“The Conners” showrunner Bruce Helford explains why he killed off Roseanne with opioid addiction
As former “Roseanne” star Roseanne Barr let slide last month, “The Conners” series premiere Tuesday revealed that Barr’s character died from an opioid addiction. The show made its debut after a series of dramatic reversals last spring: first Barr was fired after she wrote a racist tweet, then the “Roseanne” reboot was canceled, but finally, after Barr agreed to relinquish any creative or financial ties, ABC brought back the cast, sans Barr, for a new show called “The Conners.”
Now showrunner Bruce Helford is opening up about why he and his team chose to kill off Barr’s character the way they did.
Helford, who has been working with Barr since the original “Roseanne” series in the 1990s, said, “I wanted a respectful sendoff.” He told The Hollywood Reporter that killing the character with a heart attack would have been “cowardly.” He said when the show was canceled, he felt that he and his crew and cast still wanted to continue the family’s story for their audience.
- See the first photos from “Roseanne” spinoff “The Conners”
He said, “We had a feeling there would be a second half. We had the infrastructure, a cast with no prior commitments, a production team and crew that worked together with precision, 10 previous seasons of backstories, and the hardest thing of all to find in the land of 5,000 channels and ‘Fortnite’: a dedicated, loyal, passionate audience.” Helford said that just a few weeks after the cancellation, ABC gave him the green light to move forward with a reboot without Barr.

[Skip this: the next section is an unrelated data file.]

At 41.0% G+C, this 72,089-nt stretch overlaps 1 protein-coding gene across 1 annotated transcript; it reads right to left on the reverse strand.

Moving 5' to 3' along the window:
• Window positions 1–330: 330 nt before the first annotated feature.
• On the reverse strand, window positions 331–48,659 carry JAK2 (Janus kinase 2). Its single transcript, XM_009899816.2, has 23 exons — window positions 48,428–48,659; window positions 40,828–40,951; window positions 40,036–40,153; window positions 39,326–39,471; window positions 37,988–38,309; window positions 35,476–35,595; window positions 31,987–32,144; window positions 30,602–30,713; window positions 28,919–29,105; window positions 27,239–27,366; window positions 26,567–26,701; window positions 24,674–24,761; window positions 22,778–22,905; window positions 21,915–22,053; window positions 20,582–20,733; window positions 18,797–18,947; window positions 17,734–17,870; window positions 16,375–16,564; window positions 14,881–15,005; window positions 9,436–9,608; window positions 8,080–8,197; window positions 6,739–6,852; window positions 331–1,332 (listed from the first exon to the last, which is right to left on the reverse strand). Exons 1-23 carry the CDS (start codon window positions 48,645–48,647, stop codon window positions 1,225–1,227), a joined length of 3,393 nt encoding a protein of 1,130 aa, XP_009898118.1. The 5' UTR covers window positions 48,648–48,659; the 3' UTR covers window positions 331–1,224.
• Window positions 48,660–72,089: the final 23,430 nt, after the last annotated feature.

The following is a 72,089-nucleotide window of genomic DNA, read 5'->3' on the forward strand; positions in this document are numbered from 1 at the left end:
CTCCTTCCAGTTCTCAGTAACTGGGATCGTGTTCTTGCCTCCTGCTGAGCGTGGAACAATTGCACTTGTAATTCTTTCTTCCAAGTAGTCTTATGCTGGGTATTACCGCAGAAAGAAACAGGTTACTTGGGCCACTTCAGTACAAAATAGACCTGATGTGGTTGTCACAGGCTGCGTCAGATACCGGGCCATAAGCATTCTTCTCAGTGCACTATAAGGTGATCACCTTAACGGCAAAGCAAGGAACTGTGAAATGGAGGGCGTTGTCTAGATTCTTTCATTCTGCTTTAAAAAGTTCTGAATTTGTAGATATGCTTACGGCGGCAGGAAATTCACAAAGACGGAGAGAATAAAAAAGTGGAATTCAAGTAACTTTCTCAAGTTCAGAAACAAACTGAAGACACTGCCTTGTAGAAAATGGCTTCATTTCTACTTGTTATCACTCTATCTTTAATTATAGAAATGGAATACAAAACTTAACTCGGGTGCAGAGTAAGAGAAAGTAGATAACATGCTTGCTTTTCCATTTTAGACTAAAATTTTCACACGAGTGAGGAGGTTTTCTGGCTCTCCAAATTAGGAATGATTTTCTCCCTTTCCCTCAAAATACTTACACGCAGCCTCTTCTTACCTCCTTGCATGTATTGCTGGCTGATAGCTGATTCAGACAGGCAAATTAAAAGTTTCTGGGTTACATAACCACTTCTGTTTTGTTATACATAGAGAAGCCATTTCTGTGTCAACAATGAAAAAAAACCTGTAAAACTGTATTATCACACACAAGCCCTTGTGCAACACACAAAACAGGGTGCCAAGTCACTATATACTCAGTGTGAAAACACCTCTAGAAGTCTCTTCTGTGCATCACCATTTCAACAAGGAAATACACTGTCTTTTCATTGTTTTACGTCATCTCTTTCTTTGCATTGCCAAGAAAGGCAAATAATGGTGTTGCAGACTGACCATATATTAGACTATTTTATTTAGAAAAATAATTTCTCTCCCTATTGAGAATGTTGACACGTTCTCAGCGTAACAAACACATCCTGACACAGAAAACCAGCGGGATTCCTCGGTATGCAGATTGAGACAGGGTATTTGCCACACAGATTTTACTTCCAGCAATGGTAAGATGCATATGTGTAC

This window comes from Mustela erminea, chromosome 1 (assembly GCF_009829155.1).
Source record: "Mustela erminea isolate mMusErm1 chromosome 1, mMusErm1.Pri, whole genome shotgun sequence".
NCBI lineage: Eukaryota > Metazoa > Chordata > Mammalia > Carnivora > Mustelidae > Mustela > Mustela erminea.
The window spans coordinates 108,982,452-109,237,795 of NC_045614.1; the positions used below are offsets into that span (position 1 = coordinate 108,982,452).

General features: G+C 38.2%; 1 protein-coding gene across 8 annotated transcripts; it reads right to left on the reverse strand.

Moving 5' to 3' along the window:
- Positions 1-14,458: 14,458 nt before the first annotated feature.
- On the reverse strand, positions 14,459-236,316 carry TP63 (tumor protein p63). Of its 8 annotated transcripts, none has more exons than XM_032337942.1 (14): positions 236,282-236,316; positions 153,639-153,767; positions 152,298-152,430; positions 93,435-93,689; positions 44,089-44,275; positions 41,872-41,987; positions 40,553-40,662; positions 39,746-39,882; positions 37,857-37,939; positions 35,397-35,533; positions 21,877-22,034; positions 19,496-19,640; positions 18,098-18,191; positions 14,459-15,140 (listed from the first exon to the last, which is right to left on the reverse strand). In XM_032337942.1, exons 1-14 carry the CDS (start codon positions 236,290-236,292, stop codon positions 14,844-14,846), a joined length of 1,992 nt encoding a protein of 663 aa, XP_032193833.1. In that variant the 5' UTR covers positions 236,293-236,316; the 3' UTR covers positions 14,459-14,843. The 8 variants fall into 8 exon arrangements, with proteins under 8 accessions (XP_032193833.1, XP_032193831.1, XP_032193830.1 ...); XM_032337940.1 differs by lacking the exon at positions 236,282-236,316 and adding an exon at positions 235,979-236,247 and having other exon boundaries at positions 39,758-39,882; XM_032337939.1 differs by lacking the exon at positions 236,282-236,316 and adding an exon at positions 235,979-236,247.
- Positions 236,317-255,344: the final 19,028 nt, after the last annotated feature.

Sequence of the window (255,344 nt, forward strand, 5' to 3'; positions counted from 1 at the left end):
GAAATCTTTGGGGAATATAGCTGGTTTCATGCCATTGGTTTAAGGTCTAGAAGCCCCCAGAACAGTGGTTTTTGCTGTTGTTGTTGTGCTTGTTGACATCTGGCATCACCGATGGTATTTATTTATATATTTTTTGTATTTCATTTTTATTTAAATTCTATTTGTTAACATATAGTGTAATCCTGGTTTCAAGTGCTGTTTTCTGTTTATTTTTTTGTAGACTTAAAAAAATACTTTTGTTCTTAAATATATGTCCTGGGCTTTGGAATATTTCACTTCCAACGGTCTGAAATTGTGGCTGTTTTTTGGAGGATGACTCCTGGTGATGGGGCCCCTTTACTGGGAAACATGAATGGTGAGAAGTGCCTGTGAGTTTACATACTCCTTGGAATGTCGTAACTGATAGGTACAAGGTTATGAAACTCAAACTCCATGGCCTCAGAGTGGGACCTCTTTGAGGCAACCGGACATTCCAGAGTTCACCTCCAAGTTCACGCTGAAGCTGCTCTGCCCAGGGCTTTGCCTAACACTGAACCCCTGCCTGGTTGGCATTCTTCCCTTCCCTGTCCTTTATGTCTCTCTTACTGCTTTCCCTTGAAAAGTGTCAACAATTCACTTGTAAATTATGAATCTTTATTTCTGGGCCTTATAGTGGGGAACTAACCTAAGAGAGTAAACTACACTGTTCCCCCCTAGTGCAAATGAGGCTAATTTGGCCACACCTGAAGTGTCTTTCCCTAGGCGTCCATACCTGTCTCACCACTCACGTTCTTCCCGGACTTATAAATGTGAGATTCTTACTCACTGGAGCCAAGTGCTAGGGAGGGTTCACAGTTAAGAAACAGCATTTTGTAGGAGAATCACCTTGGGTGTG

Helford explained that he and his staff did not want any storyline that was “far-fetched, anything that would make the fierce matriarch of the Conners seem pathetic or debased,” and instead wanted closure that would “leave no shadow” over the rest of the Conners. He continued, “I wanted a respectful sendoff for her, too: one that was relevant and could inspire discussion for the greater good about the American working class, whose authentic problems are often ignored by broadcast television.”
He also said he wanted to be respectful not just to Barr’s character, but the actress herself. He said, “Roseanne helped launch my career.”
The showrunner said that when “The Conners” shot the first scene, he was worried, but soon, “Laurie Metcalf landed a big laugh about casseroles, and you could feel the audience relax. The response was incredible for the rest of the evening, swooping from hold-your-breath dramatic moments to large, explosive, cathartic laughs. As a writer, you can’t ask for more … So in episode one, we mourn the loss of our matriarch. She deserved that.”
The premiere episode of “The Conners” took place three weeks after Roseanne’s funeral. Her family learns that she became secretly addicted to painkillers while recovering from an operation, and died from an accidental opioid overdose. Roseanne’s addiction to painkillers actually came to light in the penultimate episode of the “Roseanne” reboot.
Barr did not take the premiere episode well, releasing a joint statement with her friend and mentor Rabbi Shmuley Boteach that said, “While we wish the very best for the cast and production crew of ‘The Conners,’ all of whom are deeply dedicated to their craft and were Roseanne’s cherished colleagues, we regret that ABC chose to cancel ‘Roseanne’ by killing off the Roseanne Conner character.” She also tweeted on Tuesday night, “I AIN’T DEAD, B***HES!!!!”
Barr said in September that her character would be killed off with an opioid addiction. “It wasn’t enough to [fire me], they had to so cruelly insult the people who loved that family and that show,” she complained. “There’s nothing I can do about it. It’s done. It’s over. There’s no fight left.”
In August, “Conners” star John Goodman said he believed Roseanne’s character would be dead in the spinoff. He guessed that his character, Dan Conner, Roseanne’s husband, would be “mopey and sad” over his wife’s death.
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